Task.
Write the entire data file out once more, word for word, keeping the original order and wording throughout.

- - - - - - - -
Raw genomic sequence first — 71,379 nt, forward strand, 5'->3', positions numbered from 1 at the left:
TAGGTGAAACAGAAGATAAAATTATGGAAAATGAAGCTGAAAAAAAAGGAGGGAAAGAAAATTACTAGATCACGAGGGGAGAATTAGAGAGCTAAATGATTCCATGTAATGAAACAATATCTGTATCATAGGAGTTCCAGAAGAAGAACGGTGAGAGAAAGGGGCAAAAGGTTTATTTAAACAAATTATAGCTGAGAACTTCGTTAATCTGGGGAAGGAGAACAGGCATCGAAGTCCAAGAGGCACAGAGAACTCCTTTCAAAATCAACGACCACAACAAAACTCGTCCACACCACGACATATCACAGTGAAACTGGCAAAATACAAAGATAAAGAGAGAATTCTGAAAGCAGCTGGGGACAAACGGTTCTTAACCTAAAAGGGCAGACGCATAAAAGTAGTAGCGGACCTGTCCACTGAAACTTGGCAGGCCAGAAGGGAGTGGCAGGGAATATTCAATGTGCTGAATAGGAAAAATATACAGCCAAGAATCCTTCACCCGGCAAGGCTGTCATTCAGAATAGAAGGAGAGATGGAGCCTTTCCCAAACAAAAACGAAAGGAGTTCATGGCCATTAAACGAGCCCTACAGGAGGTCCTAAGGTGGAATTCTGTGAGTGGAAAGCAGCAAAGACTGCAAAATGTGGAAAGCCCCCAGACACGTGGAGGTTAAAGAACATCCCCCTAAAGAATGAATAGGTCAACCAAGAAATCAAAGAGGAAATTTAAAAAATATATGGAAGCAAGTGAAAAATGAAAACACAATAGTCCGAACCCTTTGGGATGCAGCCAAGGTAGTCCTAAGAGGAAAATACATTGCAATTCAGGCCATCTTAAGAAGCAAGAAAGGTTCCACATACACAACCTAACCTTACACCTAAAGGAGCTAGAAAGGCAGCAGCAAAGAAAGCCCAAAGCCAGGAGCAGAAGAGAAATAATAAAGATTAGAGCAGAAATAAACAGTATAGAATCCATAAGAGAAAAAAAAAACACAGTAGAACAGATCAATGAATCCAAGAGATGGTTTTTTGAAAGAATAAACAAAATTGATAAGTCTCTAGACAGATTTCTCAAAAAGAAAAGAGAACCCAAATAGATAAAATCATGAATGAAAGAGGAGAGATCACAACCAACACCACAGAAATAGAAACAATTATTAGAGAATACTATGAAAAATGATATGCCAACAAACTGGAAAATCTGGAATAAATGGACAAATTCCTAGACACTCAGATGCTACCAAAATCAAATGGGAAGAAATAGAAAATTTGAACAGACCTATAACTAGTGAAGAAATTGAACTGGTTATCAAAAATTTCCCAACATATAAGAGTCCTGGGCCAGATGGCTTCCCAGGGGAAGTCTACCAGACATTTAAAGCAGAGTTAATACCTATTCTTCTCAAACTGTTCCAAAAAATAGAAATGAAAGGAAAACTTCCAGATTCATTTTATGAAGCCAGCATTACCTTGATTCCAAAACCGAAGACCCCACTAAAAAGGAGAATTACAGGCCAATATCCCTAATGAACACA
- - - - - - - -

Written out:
Raw genomic sequence first — 71,379 nt, forward strand, 5'->3', positions numbered from 1 at the left:
TAGGTGAAACAGAAGATAAAATTATGGAAAATGAAGCTGAAAAAAAAGGAGGGAAAGAAAATTACTAGATCACGAGGGGAGAATTAGAGAGCTAAATGATTCCATGTAATGAAACAATATCTGTATCATAGGAGTTCCAGAAGAAGAACGGTGAGAGAAAGGGGCAAAAGGTTTATTTAAACAAATTATAGCTGAGAACTTCGTTAATCTGGGGAAGGAGAACAGGCATCGAAGTCCAAGAGGCACAGAGAACTCCTTTCAAAATCAACGACCACAACAAAACTCGTCCACACCACGACATATCACAGTGAAACTGGCAAAATACAAAGATAAAGAGAGAATTCTGAAAGCAGCTGGGGACAAACGGTTCTTAACCTAAAAGGGCAGACGCATAAAAGTAGTAGCGGACCTGTCCACTGAAACTTGGCAGGCCAGAAGGGAGTGGCAGGGAATATTCAATGTGCTGAATAGGAAAAATATACAGCCAAGAATCCTTCACCCGGCAAGGCTGTCATTCAGAATAGAAGGAGAGATGGAGCCTTTCCCAAACAAAAACGAAAGGAGTTCATGGCCATTAAACGAGCCCTACAGGAGGTCCTAAGGTGGAATTCTGTGAGTGGAAAGCAGCAAAGACTGCAAAATGTGGAAAGCCCCCAGACACGTGGAGGTTAAAGAACATCCCCCTAAAGAATGAATAGGTCAACCAAGAAATCAAAGAGGAAATTTAAAAAATATATGGAAGCAAGTGAAAAATGAAAACACAATAGTCCGAACCCTTTGGGATGCAGCCAAGGTAGTCCTAAGAGGAAAATACATTGCAATTCAGGCCATCTTAAGAAGCAAGAAAGGTTCCACATACACAACCTAACCTTACACCTAAAGGAGCTAGAAAGGCAGCAGCAAAGAAAGCCCAAAGCCAGGAGCAGAAGAGAAATAATAAAGATTAGAGCAGAAATAAACAGTATAGAATCCATAAGAGAAAAAAAAAACACAGTAGAACAGATCAATGAATCCAAGAGATGGTTTTTTGAAAGAATAAACAAAATTGATAAGTCTCTAGACAGATTTCTCAAAAAGAAAAGAGAACCCAAATAGATAAAATCATGAATGAAAGAGGAGAGATCACAACCAACACCACAGAAATAGAAACAATTATTAGAGAATACTATGAAAAATGATATGCCAACAAACTGGAAAATCTGGAATAAATGGACAAATTCCTAGACACTCAGATGCTACCAAAATCAAATGGGAAGAAATAGAAAATTTGAACAGACCTATAACTAGTGAAGAAATTGAACTGGTTATCAAAAATTTCCCAACATATAAGAGTCCTGGGCCAGATGGCTTCCCAGGGGAAGTCTACCAGACATTTAAAGCAGAGTTAATACCTATTCTTCTCAAACTGTTCCAAAAAATAGAAATGAAAGGAAAACTTCCAGATTCATTTTATGAAGCCAGCATTACCTTGATTCCAAAACCGAAGACCCCACTAAAAAGGAGAATTACAGGCCAATATCCCTAATGAACACA